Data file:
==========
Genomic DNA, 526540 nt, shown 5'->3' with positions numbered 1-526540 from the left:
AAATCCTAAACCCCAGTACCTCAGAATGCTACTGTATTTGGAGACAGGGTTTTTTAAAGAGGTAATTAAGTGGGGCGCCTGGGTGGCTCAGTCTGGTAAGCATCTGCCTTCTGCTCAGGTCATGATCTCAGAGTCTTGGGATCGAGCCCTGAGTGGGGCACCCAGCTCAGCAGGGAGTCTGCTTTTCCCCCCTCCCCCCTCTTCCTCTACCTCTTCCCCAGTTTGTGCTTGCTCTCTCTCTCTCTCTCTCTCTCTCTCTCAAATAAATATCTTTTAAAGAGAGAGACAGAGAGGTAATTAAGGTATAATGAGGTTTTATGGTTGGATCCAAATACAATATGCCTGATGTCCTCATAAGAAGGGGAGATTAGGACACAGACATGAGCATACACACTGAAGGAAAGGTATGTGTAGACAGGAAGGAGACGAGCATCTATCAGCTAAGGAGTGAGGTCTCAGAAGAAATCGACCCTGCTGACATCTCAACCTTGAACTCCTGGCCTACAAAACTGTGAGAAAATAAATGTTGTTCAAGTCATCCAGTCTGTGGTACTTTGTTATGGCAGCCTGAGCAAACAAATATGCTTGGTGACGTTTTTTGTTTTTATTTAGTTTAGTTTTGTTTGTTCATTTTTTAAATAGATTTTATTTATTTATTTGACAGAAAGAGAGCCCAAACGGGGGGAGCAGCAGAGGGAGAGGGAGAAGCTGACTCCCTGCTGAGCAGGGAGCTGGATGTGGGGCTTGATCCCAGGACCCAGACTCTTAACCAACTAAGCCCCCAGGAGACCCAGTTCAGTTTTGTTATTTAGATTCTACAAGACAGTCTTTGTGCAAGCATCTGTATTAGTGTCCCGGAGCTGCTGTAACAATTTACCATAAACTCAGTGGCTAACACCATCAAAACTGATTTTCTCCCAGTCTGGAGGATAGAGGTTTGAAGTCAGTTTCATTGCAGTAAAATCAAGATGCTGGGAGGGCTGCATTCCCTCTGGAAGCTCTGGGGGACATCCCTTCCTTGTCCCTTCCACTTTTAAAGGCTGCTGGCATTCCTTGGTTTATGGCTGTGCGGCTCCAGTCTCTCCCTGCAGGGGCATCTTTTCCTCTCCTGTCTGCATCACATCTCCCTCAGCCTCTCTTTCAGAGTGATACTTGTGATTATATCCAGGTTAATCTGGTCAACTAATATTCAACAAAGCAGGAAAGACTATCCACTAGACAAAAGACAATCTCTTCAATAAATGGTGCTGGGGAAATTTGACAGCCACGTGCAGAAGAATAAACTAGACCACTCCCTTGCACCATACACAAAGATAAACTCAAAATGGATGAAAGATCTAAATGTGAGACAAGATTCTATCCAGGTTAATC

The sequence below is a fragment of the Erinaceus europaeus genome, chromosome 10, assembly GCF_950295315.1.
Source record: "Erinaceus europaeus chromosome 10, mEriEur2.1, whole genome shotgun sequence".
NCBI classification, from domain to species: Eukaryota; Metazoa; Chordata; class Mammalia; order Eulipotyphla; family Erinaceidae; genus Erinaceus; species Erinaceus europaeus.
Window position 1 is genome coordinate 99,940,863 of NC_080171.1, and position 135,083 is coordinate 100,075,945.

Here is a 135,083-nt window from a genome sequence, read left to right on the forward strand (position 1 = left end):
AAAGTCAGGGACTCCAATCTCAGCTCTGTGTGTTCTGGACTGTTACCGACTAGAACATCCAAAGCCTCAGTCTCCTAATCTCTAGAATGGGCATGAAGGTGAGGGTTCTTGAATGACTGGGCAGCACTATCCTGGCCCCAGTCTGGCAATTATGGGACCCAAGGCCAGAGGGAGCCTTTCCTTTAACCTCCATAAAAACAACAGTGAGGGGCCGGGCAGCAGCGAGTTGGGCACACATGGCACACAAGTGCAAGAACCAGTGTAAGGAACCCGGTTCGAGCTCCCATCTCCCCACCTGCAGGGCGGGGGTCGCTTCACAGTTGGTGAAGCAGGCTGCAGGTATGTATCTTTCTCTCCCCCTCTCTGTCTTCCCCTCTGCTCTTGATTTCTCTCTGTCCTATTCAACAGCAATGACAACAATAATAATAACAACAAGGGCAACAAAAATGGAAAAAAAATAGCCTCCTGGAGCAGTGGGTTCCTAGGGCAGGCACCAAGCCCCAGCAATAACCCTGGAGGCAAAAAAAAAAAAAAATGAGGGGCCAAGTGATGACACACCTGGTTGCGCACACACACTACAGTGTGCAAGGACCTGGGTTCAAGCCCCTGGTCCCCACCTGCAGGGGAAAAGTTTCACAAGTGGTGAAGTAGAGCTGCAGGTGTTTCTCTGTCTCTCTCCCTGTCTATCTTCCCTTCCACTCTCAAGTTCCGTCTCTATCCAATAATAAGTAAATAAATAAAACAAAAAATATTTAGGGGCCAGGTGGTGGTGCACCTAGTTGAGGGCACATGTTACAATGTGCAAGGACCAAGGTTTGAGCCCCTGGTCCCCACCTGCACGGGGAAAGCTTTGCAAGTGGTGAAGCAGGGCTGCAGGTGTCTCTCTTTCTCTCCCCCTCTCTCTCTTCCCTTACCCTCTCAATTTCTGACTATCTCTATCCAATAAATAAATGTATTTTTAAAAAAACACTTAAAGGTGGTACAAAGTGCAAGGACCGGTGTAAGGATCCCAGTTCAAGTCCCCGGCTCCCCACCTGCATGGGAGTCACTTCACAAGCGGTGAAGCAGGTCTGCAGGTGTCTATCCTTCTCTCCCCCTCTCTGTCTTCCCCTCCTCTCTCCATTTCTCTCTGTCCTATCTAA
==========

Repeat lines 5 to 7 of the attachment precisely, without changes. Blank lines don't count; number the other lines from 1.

NCBI classification, from domain to species: Eukaryota; Metazoa; Chordata; class Mammalia; order Eulipotyphla; family Erinaceidae; genus Erinaceus; species Erinaceus europaeus.
Window position 1 is genome coordinate 99,940,863 of NC_080171.1, and position 135,083 is coordinate 100,075,945.

Here is a 135,083-nt window from a genome sequence, read left to right on the forward strand (position 1 = left end):